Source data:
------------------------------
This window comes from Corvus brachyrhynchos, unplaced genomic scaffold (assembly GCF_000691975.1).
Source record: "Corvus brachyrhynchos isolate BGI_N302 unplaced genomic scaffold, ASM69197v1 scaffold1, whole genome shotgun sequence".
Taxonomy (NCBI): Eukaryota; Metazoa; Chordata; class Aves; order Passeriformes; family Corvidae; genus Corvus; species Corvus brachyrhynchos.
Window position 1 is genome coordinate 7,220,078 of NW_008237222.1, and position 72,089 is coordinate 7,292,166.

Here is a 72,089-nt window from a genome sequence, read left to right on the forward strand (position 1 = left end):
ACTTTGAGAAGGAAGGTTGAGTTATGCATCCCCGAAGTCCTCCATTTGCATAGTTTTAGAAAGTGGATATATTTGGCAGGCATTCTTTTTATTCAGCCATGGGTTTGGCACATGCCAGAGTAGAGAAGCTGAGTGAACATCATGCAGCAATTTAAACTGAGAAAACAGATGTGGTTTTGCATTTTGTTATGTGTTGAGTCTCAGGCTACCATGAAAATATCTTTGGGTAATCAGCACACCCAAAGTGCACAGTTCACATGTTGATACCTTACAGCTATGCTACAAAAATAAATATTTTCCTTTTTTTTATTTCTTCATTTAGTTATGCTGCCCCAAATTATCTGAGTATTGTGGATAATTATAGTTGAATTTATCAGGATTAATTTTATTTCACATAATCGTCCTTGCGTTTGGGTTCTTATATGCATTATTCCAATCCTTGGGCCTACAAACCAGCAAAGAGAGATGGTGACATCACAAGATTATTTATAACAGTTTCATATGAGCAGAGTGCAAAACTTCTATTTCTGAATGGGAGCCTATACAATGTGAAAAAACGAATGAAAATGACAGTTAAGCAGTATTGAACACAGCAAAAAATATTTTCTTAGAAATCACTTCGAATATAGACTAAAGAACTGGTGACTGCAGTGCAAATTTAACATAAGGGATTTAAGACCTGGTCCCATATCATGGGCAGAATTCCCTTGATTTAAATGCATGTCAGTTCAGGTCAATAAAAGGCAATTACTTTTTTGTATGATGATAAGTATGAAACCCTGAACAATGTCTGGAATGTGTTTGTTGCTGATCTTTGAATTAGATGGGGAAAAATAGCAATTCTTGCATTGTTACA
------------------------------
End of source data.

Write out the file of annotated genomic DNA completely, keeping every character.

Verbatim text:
This window comes from Corvus brachyrhynchos, unplaced genomic scaffold (assembly GCF_000691975.1).
Source record: "Corvus brachyrhynchos isolate BGI_N302 unplaced genomic scaffold, ASM69197v1 scaffold1, whole genome shotgun sequence".
Taxonomy (NCBI): Eukaryota; Metazoa; Chordata; class Aves; order Passeriformes; family Corvidae; genus Corvus; species Corvus brachyrhynchos.
Window position 1 is genome coordinate 7,220,078 of NW_008237222.1, and position 72,089 is coordinate 7,292,166.

Here is a 72,089-nt window from a genome sequence, read left to right on the forward strand (position 1 = left end):
ACTTTGAGAAGGAAGGTTGAGTTATGCATCCCCGAAGTCCTCCATTTGCATAGTTTTAGAAAGTGGATATATTTGGCAGGCATTCTTTTTATTCAGCCATGGGTTTGGCACATGCCAGAGTAGAGAAGCTGAGTGAACATCATGCAGCAATTTAAACTGAGAAAACAGATGTGGTTTTGCATTTTGTTATGTGTTGAGTCTCAGGCTACCATGAAAATATCTTTGGGTAATCAGCACACCCAAAGTGCACAGTTCACATGTTGATACCTTACAGCTATGCTACAAAAATAAATATTTTCCTTTTTTTTATTTCTTCATTTAGTTATGCTGCCCCAAATTATCTGAGTATTGTGGATAATTATAGTTGAATTTATCAGGATTAATTTTATTTCACATAATCGTCCTTGCGTTTGGGTTCTTATATGCATTATTCCAATCCTTGGGCCTACAAACCAGCAAAGAGAGATGGTGACATCACAAGATTATTTATAACAGTTTCATATGAGCAGAGTGCAAAACTTCTATTTCTGAATGGGAGCCTATACAATGTGAAAAAACGAATGAAAATGACAGTTAAGCAGTATTGAACACAGCAAAAAATATTTTCTTAGAAATCACTTCGAATATAGACTAAAGAACTGGTGACTGCAGTGCAAATTTAACATAAGGGATTTAAGACCTGGTCCCATATCATGGGCAGAATTCCCTTGATTTAAATGCATGTCAGTTCAGGTCAATAAAAGGCAATTACTTTTTTGTATGATGATAAGTATGAAACCCTGAACAATGTCTGGAATGTGTTTGTTGCTGATCTTTGAATTAGATGGGGAAAAATAGCAATTCTTGCATTGTTACA